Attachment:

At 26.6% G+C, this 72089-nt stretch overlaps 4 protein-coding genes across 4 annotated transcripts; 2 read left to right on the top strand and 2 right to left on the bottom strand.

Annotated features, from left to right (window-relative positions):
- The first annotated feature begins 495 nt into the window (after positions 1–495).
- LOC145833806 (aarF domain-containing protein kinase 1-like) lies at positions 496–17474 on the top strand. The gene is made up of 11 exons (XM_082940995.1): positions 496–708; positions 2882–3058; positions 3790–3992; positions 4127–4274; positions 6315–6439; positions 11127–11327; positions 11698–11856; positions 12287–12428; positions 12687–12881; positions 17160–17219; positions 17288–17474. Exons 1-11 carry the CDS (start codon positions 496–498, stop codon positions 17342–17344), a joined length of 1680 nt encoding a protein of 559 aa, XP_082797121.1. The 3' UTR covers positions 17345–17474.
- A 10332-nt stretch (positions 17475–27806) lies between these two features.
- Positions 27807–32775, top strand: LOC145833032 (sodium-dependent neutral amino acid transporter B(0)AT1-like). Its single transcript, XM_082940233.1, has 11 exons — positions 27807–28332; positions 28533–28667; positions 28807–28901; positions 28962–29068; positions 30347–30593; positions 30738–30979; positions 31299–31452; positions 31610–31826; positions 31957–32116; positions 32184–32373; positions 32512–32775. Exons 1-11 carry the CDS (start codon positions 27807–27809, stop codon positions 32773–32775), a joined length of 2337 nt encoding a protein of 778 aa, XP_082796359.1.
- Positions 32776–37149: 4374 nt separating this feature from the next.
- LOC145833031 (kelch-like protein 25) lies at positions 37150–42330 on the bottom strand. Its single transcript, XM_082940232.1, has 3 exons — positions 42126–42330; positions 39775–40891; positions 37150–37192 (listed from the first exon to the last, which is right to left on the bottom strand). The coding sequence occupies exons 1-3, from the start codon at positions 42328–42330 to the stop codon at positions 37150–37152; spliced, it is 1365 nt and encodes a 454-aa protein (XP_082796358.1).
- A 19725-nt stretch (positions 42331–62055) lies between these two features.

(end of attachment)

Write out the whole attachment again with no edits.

At 26.6% G+C, this 72089-nt stretch overlaps 4 protein-coding genes across 4 annotated transcripts; 2 read left to right on the top strand and 2 right to left on the bottom strand.

Annotated features, from left to right (window-relative positions):
- The first annotated feature begins 495 nt into the window (after positions 1–495).
- LOC145833806 (aarF domain-containing protein kinase 1-like) lies at positions 496–17474 on the top strand. The gene is made up of 11 exons (XM_082940995.1): positions 496–708; positions 2882–3058; positions 3790–3992; positions 4127–4274; positions 6315–6439; positions 11127–11327; positions 11698–11856; positions 12287–12428; positions 12687–12881; positions 17160–17219; positions 17288–17474. Exons 1-11 carry the CDS (start codon positions 496–498, stop codon positions 17342–17344), a joined length of 1680 nt encoding a protein of 559 aa, XP_082797121.1. The 3' UTR covers positions 17345–17474.
- A 10332-nt stretch (positions 17475–27806) lies between these two features.
- Positions 27807–32775, top strand: LOC145833032 (sodium-dependent neutral amino acid transporter B(0)AT1-like). Its single transcript, XM_082940233.1, has 11 exons — positions 27807–28332; positions 28533–28667; positions 28807–28901; positions 28962–29068; positions 30347–30593; positions 30738–30979; positions 31299–31452; positions 31610–31826; positions 31957–32116; positions 32184–32373; positions 32512–32775. Exons 1-11 carry the CDS (start codon positions 27807–27809, stop codon positions 32773–32775), a joined length of 2337 nt encoding a protein of 778 aa, XP_082796359.1.
- Positions 32776–37149: 4374 nt separating this feature from the next.
- LOC145833031 (kelch-like protein 25) lies at positions 37150–42330 on the bottom strand. Its single transcript, XM_082940232.1, has 3 exons — positions 42126–42330; positions 39775–40891; positions 37150–37192 (listed from the first exon to the last, which is right to left on the bottom strand). The coding sequence occupies exons 1-3, from the start codon at positions 42328–42330 to the stop codon at positions 37150–37152; spliced, it is 1365 nt and encodes a 454-aa protein (XP_082796358.1).
- A 19725-nt stretch (positions 42331–62055) lies between these two features.